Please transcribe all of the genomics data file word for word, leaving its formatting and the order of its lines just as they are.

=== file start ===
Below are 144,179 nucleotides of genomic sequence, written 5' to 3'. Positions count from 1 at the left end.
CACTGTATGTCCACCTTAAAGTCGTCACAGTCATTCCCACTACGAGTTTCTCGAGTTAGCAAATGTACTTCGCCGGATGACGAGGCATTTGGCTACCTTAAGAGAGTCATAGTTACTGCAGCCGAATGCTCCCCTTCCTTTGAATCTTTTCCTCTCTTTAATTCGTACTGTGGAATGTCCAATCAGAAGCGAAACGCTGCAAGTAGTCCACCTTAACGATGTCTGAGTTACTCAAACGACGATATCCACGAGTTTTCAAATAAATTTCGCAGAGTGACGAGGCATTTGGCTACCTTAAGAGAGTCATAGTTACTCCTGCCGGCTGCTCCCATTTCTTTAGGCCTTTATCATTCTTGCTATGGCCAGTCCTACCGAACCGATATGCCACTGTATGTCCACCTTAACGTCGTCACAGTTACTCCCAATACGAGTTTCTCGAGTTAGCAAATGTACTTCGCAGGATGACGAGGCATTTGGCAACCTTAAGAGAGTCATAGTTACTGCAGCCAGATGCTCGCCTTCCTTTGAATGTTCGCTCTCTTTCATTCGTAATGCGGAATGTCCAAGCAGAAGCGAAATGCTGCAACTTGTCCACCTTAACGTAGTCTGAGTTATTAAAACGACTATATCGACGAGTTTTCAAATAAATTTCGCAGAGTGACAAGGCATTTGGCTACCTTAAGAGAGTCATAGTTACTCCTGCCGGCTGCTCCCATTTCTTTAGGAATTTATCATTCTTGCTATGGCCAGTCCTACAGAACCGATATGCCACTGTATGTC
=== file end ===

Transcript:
Below are 144,179 nucleotides of genomic sequence, written 5' to 3'. Positions count from 1 at the left end.
CACTGTATGTCCACCTTAAAGTCGTCACAGTCATTCCCACTACGAGTTTCTCGAGTTAGCAAATGTACTTCGCCGGATGACGAGGCATTTGGCTACCTTAAGAGAGTCATAGTTACTGCAGCCGAATGCTCCCCTTCCTTTGAATCTTTTCCTCTCTTTAATTCGTACTGTGGAATGTCCAATCAGAAGCGAAACGCTGCAAGTAGTCCACCTTAACGATGTCTGAGTTACTCAAACGACGATATCCACGAGTTTTCAAATAAATTTCGCAGAGTGACGAGGCATTTGGCTACCTTAAGAGAGTCATAGTTACTCCTGCCGGCTGCTCCCATTTCTTTAGGCCTTTATCATTCTTGCTATGGCCAGTCCTACCGAACCGATATGCCACTGTATGTCCACCTTAACGTCGTCACAGTTACTCCCAATACGAGTTTCTCGAGTTAGCAAATGTACTTCGCAGGATGACGAGGCATTTGGCAACCTTAAGAGAGTCATAGTTACTGCAGCCAGATGCTCGCCTTCCTTTGAATGTTCGCTCTCTTTCATTCGTAATGCGGAATGTCCAAGCAGAAGCGAAATGCTGCAACTTGTCCACCTTAACGTAGTCTGAGTTATTAAAACGACTATATCGACGAGTTTTCAAATAAATTTCGCAGAGTGACAAGGCATTTGGCTACCTTAAGAGAGTCATAGTTACTCCTGCCGGCTGCTCCCATTTCTTTAGGAATTTATCATTCTTGCTATGGCCAGTCCTACAGAACCGATATGCCACTGTATGTC